Signal to Noise

Signal to noise (SNR) was estimated by taking the ratio of mean signal intensity in cartilage tissue to the standard deviation of background noise. Representative signal to noise (SNR) estimates were found to be 56, 55, 60, 51, 51, 46, 41, 31, 22, 17 for TE’s 0.6, 1, 2, 3, 4, 5, 7, 10, 20, 30, 40 ms, respectively. Figure 1 indicates that all 11 echoes had sufficient signal for inclusion in T2* curve-fitting.

Intra-observer Segmentation Reproducibility

ICC values for intra-observer reproducibility for UTE-T2* map segmentation ranged 0.80 −0.98 (Table 1). ICC values in the tibial plateau were higher than those in the femoral condyle (full-thickness cMTP ICC = 0.97 vs. full-thickness cMFC ICC = 0.80). Paired t-tests found no significant differences between the UTE-T2* values calculated from the initial and 3-month repeat segmentation sessions among femoral ROIs (p range = 0.14-0.31, Table 1). Similarly, no differences were seen across segmentation sessions in superficial or deep tibial plateau ROIs (p=0.18, 0.51, respectively).

Table 1
In vivo intersession repeatability of UTE-T2* values in small ROIs

Intersession Repeatability

Example UTE-T2* maps from a representative subject of the repeatability analysis are shown in Figure 2. The in vivo UTE-T2* repeatability for each ROI evaluated is summarized in Table 1. UTE-T2* values in full-thickness ROIs segmented by the expert exhibited relative intersession precision errors of 8% and 8% (RMSA-CV) corresponding to absolute precision errors of 1.2ms and 1.0ms (median SD) for cMFC and cMTP, respectively. UTE-T2* intersession precision was better in superficial articular cartilage layers, (6% and 8%; 1.5ms and 1.5ms), compared to deep layers (16% and 13%; 1.5ms and 2.1ms; for cMFC and cMTP, respectively).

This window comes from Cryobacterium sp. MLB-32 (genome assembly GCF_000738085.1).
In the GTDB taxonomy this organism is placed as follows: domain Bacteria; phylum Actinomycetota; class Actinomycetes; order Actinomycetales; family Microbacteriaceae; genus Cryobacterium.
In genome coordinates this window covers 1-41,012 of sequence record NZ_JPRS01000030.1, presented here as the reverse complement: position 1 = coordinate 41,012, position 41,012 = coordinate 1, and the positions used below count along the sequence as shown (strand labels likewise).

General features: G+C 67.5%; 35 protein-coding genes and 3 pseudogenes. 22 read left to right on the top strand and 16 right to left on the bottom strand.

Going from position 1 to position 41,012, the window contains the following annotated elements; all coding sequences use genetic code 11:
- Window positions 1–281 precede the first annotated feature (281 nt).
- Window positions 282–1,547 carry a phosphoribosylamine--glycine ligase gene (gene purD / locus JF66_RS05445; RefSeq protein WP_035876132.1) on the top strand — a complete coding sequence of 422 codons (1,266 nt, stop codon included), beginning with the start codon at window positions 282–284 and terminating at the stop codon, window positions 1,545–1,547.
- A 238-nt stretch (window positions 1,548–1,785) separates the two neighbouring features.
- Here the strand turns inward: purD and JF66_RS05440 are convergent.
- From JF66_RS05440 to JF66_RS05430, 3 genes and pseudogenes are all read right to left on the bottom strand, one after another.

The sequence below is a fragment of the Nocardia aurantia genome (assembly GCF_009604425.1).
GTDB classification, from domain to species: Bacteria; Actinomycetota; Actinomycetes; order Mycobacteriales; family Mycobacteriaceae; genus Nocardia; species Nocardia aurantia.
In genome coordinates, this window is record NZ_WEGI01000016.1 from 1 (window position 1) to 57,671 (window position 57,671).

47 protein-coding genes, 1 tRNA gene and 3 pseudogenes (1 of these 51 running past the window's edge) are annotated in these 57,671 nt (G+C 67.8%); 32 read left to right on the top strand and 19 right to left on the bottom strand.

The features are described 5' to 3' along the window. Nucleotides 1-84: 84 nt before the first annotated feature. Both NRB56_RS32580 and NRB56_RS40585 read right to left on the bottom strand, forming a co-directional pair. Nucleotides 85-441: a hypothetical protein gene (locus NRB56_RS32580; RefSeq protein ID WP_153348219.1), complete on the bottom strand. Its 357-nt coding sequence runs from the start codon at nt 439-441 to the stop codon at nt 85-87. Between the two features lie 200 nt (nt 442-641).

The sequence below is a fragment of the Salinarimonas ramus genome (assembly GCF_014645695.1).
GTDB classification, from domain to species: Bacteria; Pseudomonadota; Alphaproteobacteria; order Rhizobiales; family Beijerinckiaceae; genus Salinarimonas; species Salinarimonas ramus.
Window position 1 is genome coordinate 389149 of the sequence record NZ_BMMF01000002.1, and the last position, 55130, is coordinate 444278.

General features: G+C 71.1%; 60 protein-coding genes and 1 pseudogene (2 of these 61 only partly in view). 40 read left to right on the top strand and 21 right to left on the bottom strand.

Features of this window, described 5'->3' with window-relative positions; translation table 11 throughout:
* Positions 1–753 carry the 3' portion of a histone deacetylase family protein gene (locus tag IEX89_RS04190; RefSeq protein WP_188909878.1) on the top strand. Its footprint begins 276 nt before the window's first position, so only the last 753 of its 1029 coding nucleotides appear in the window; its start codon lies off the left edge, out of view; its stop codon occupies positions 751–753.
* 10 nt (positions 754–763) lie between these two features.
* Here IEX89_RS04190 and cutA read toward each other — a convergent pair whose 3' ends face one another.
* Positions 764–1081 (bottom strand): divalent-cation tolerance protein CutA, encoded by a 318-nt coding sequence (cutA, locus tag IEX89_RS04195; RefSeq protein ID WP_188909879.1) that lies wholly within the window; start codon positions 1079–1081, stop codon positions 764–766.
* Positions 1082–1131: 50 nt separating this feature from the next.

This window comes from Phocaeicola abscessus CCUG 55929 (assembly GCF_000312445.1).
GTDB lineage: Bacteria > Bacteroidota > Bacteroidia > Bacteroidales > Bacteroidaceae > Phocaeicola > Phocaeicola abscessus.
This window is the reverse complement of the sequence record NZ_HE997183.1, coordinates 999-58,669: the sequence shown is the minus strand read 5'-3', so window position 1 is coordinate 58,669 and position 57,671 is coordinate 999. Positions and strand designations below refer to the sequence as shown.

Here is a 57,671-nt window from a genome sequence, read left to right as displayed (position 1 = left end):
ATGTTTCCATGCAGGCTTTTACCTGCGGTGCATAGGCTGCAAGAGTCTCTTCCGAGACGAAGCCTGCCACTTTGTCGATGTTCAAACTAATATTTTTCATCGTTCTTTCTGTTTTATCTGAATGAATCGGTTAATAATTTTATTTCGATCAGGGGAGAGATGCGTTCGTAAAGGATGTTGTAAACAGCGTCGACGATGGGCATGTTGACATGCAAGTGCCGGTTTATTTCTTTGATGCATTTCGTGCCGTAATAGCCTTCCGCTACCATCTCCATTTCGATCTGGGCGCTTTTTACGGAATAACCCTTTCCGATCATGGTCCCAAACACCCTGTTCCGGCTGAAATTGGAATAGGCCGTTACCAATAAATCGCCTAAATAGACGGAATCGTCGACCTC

Zonal Variations

The mean UTE-T2* value in full-thickness cMFC cartilage in this population of asymptomatic subjects across the 3 study days was 20.0 ±1.2ms (median of intraindividual means ± median of intraindividual SDs), and the mean UTE-T2* value of full-thickness cMTP cartilage was 20.7±1.0ms, Table 1. A representative UTE-T2* profile demonstrating the depthwise variation of UTE-T2* values is shown in Figure 3. Zonal variations of UTE-T2* values were significant on both the cMFC and cMTP. UTE-T2* values in the superficial half of articular cartilage in the cMFC were 88% higher than in the deep half (27.7±1.5ms vs 10.0±1.5ms, respectively, t-Test p<<0.001). In cMTP cartilage, superficial UTE-T2* values were 40% higher than in deep tissue, (24.7±1.5ms vs 16.3±2.1ms, respectively, t-Test p=0.0004). No regional differences were detected between superficial UTE-T2* values of the cMFC and cMTP (t-Test p= 0.40). Regional differences were detected in deep UTE-T2* values (t-Test p=0.003). Deep cMFC values (10.0±1.5ms), were 39% lower than deep cMTP values (16.3±2.1ms).

Figure 3
A representative UTE-T2* profile depicting the depthwise variation of UTE-T2* values across medial femoral condyle cartilage. UTE-T2* values are lowest in the deepest layer of cartilage, next to the subchondral bone, and increase toward the articular ...